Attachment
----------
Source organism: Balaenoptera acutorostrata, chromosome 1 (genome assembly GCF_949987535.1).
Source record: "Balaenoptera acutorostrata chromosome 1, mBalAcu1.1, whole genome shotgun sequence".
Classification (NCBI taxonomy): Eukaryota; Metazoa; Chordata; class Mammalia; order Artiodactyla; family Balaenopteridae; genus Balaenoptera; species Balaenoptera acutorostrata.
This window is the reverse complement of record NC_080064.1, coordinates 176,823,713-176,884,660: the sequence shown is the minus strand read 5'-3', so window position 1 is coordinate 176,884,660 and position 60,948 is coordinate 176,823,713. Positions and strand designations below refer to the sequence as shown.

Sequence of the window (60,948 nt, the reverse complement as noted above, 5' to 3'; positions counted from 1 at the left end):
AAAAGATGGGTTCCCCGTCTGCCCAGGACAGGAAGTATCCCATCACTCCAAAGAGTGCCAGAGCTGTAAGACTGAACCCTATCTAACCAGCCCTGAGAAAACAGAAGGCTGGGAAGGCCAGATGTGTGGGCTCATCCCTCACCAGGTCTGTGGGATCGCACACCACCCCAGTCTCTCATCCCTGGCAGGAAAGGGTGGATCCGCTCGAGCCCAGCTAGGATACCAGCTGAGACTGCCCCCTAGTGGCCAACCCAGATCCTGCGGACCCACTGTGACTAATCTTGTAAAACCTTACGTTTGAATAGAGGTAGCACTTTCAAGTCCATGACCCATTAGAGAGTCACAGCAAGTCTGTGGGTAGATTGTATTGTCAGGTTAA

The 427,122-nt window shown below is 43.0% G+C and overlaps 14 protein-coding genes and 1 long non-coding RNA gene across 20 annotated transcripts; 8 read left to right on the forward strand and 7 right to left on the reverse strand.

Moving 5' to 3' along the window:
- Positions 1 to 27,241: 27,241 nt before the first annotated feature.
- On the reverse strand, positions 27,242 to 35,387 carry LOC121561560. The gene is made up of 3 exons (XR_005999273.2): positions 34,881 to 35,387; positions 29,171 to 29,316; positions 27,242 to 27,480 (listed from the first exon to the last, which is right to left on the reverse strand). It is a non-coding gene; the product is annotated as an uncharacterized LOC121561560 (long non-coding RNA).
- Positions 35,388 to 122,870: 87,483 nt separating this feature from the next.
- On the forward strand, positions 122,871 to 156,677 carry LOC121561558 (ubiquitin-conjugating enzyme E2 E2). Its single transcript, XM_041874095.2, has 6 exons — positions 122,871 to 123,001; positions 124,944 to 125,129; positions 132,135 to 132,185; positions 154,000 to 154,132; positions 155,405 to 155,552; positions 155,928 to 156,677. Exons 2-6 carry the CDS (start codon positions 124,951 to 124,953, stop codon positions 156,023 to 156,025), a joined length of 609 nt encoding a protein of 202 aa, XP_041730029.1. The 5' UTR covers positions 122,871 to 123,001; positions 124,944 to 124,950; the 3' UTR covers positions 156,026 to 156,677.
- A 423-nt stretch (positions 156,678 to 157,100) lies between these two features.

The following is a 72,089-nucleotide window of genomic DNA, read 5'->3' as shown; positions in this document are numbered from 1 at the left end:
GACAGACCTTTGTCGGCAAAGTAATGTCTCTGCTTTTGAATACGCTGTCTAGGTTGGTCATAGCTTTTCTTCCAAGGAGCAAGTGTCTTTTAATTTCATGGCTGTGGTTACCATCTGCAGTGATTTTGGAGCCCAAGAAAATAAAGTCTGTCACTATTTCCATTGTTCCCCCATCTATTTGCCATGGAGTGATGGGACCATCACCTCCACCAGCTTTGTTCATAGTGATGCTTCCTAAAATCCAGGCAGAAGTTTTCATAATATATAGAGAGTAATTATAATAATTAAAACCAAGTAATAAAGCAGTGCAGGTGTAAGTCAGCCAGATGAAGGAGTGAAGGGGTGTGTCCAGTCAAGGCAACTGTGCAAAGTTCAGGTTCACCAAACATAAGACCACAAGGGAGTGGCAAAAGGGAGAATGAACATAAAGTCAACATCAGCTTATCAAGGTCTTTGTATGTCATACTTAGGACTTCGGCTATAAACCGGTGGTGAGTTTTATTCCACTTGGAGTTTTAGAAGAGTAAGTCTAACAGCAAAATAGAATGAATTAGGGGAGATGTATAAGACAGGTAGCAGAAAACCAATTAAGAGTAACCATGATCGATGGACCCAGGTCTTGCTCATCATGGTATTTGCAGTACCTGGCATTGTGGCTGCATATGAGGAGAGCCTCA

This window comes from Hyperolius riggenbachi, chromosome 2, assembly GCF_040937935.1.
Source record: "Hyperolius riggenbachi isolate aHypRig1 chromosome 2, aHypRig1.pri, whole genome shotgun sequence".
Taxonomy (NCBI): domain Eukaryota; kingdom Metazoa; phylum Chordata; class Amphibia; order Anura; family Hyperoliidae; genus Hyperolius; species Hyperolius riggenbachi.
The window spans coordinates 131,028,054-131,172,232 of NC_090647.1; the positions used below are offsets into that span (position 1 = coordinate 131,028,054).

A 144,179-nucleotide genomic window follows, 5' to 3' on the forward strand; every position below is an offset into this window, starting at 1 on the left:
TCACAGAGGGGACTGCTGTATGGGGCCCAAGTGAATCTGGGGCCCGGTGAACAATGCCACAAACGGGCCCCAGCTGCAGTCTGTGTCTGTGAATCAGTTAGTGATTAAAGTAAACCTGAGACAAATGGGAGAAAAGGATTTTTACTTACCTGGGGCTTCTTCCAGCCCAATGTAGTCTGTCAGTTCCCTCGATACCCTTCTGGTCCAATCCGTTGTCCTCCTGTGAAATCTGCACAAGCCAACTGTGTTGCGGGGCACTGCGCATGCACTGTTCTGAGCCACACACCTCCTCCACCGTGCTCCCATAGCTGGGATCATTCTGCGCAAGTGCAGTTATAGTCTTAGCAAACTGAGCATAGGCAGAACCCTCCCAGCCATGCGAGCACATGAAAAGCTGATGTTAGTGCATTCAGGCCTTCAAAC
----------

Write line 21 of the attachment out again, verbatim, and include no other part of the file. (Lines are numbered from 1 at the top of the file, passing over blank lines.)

TCACAGAGGGGACTGCTGTATGGGGCCCAAGTGAATCTGGGGCCCGGTGAACAATGCCACAAACGGGCCCCAGCTGCAGTCTGTGTCTGTGAATCAGTTAGTGATTAAAGTAAACCTGAGACAAATGGGAGAAAAGGATTTTTACTTACCTGGGGCTTCTTCCAGCCCAATGTAGTCTGTCAGTTCCCTCGATACCCTTCTGGTCCAATCCGTTGTCCTCCTGTGAAATCTGCACAAGCCAACTGTGTTGCGGGGCACTGCGCATGCACTGTTCTGAGCCACACACCTCCTCCACCGTGCTCCCATAGCTGGGATCATTCTGCGCAAGTGCAGTTATAGTCTTAGCAAACTGAGCATAGGCAGAACCCTCCCAGCCATGCGAGCACATGAAAAGCTGATGTTAGTGCATTCAGGCCTTCAAAC